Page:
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Lucanian sanctuaries. History and evolution from the fourth century B.C. to the Augustan age

  • Author / Creator
    Battiloro, Ilaria
  • This work seeks to provide new insight into understanding how the Lucanian sanctuaries were conceived, built, and used during a chronological period which ranges from the fourth century B.C. to the first century A.D. Within this time, the end of the third century B.C. and the bloody events of the Hannibalic war represented a crucial turning point for the Lucanian communities, concomitant with more infiltration of the southern peninsula by Rome. The last two centuries B.C. are therefore generally neglected in literature as a period of decline. The basic line of thought of this research is that changes in function and form of sanctuaries reflect political, socio-economic and cultural transformations and development of those communities who built and frequented them. The function of the sanctuaries went well beyond the merely religious, for they also functioned as gathering, political and economic centers. The evidence used in this thesis was mainly archaeological, and therefore the analysis of the realia represents the starting point and grounds for historical reconstructions. Archaeological data are diachronically analyzed at different levels: topographic location and relationship of sanctuaries with inhabited settlements, architectural structure and spatial organization of the complexes, and systems of votive offerings. During the fourth and the third centuries B.C. the picture of the Lucanian sanctuaries appears at a first glance quite homogeneous, as the cultural expressions of the Lucanian communities derived from the same models. However, archaeological evidence does not support the theory regarding the existence of a collective sanctuary which belonged to the Lucanians as a whole ethnos, as has been hypothesised for the Rossano di Vaglio sanctuary. After the end of the third century B.C. archaeological evidence from the sites under scrutiny attests that the sanctuaries continued to be used, despite the abandonment of the surrounding inhabited settlements. Nevertheless, such continuity did not mean full frequentation of the sanctuaries, as the majority of them noticeably contracted. Thus the second century B.C. is greatly under-represented at the archaeological level, although in some cases a revival is attested during the first century B.C. In this scenario, the only sanctuary which experienced a phase of revitalization during both of the last two centuries B.C. was the Rossano di Vaglio complex, as it became the point of reference for a new, specifically Roman, territorial entity, the praefectura of Potentia. This analysis, therefore, is a further contribution to current studies concerning the transformations which occurred in Italy in conjunction with the rise of Roman power, the conquest of Italy, and the consequent diffusion of hegemonic culture.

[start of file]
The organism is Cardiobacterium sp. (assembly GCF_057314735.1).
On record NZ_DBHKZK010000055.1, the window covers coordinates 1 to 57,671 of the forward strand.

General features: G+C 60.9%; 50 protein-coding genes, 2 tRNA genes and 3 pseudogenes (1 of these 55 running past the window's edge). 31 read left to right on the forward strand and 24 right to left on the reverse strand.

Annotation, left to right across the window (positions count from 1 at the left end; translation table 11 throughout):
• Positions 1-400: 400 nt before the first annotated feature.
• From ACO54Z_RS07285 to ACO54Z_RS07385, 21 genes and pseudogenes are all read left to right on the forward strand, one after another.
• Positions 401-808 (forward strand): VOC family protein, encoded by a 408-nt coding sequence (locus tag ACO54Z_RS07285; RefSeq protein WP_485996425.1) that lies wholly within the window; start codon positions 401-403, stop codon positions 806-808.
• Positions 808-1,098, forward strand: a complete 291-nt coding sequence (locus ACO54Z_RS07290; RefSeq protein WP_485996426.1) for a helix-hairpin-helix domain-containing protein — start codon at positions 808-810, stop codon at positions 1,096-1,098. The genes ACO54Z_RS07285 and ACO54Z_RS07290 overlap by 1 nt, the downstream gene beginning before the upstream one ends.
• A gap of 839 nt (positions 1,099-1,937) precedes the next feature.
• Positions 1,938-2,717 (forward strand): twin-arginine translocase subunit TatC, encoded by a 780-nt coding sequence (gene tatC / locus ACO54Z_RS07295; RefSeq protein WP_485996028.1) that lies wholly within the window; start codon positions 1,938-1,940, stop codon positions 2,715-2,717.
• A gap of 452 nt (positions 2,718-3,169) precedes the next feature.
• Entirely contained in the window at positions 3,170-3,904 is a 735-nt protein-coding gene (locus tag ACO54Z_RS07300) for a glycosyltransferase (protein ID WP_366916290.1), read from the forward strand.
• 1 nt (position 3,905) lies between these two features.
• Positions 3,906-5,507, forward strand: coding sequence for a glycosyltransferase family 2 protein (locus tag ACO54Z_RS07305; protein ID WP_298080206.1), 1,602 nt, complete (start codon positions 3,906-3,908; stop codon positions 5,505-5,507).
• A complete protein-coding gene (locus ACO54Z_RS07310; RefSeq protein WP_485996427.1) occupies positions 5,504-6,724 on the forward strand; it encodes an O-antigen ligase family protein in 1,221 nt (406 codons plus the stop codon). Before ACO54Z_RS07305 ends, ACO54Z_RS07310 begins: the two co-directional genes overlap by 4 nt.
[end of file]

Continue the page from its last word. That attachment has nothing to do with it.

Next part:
• Subjects / Keywords
  • Graduation date
    2010-11
  • Type of Item
    Thesis
  • Degree
    Doctor of Philosophy
  • DOI
    https://doi.org/10.7939/R3HP9T
  • License
    This thesis is made available by the University of Alberta Libraries with permission of the copyright owner solely for non-commercial purposes. This thesis, or any portion thereof, may not otherwise be copied or reproduced without the written consent of the copyright owner, except to the extent permitted by Canadian copyright law.
  • Language
    English
  • Institution
    University of Alberta
  • Degree level
    Doctoral
  • Department
    • Department of History and Classics
  • Supervisor / co-supervisor and their department(s)
    • Fracchia, Helena (History and Classics)
  • Examining committee members and their departments
    • Edward Bispham (Brasenose College, Oxford)
    • Lisa A. Hughes (Greek and Roman Studies, University of Calgary)
    • John Harris (History and Classics)
    • Ehud Ben Zvi (History and Classics, Religious Studies Program)
    • Jeremy Rossiter (History and Classics)